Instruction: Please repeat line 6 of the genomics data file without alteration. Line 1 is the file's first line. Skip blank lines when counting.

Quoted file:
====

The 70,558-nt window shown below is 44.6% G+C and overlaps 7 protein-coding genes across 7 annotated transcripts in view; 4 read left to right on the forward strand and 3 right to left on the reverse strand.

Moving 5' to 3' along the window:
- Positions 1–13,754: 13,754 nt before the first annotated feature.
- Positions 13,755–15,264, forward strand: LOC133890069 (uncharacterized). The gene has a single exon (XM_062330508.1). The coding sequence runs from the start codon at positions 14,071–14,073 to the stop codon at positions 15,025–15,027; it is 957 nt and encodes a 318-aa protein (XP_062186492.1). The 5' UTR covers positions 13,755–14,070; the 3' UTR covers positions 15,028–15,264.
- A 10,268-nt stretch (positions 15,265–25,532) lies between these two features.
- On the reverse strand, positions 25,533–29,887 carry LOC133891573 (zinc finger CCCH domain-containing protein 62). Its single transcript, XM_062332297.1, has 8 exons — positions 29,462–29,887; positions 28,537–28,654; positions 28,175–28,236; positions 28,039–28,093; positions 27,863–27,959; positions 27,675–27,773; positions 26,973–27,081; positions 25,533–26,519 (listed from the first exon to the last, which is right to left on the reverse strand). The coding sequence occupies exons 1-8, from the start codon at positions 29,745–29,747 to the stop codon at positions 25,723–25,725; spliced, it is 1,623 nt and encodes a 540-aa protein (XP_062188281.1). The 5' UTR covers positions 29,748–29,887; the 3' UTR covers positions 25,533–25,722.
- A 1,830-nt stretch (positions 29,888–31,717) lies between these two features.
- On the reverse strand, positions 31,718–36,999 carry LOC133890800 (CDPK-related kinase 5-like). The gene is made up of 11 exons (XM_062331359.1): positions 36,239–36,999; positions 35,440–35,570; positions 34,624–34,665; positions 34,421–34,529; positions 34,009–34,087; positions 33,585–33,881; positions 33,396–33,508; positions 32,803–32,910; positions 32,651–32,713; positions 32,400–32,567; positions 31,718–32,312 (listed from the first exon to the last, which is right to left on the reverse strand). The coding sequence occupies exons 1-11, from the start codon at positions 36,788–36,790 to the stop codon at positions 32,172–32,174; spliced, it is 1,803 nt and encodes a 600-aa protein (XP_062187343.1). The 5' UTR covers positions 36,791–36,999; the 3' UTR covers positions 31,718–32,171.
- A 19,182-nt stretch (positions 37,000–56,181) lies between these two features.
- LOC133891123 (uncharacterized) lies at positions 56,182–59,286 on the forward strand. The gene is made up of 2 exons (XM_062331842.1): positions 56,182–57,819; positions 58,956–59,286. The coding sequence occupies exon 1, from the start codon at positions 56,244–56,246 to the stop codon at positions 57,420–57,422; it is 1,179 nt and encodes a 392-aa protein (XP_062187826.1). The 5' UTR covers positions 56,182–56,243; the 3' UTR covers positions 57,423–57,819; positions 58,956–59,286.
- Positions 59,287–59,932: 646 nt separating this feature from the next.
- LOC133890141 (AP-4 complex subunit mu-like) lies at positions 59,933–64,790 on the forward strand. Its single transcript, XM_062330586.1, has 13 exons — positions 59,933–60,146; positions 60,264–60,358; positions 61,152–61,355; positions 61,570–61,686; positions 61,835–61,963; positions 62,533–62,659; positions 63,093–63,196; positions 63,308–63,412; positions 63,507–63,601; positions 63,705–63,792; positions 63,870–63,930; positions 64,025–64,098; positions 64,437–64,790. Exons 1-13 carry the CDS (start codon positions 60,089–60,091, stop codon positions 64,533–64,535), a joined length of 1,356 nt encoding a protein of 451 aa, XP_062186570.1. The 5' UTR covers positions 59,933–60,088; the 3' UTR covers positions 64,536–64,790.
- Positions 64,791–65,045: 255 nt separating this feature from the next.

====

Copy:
- On the reverse strand, positions 25,533–29,887 carry LOC133891573 (zinc finger CCCH domain-containing protein 62). Its single transcript, XM_062332297.1, has 8 exons — positions 29,462–29,887; positions 28,537–28,654; positions 28,175–28,236; positions 28,039–28,093; positions 27,863–27,959; positions 27,675–27,773; positions 26,973–27,081; positions 25,533–26,519 (listed from the first exon to the last, which is right to left on the reverse strand). The coding sequence occupies exons 1-8, from the start codon at positions 29,745–29,747 to the stop codon at positions 25,723–25,725; spliced, it is 1,623 nt and encodes a 540-aa protein (XP_062188281.1). The 5' UTR covers positions 29,748–29,887; the 3' UTR covers positions 25,533–25,722.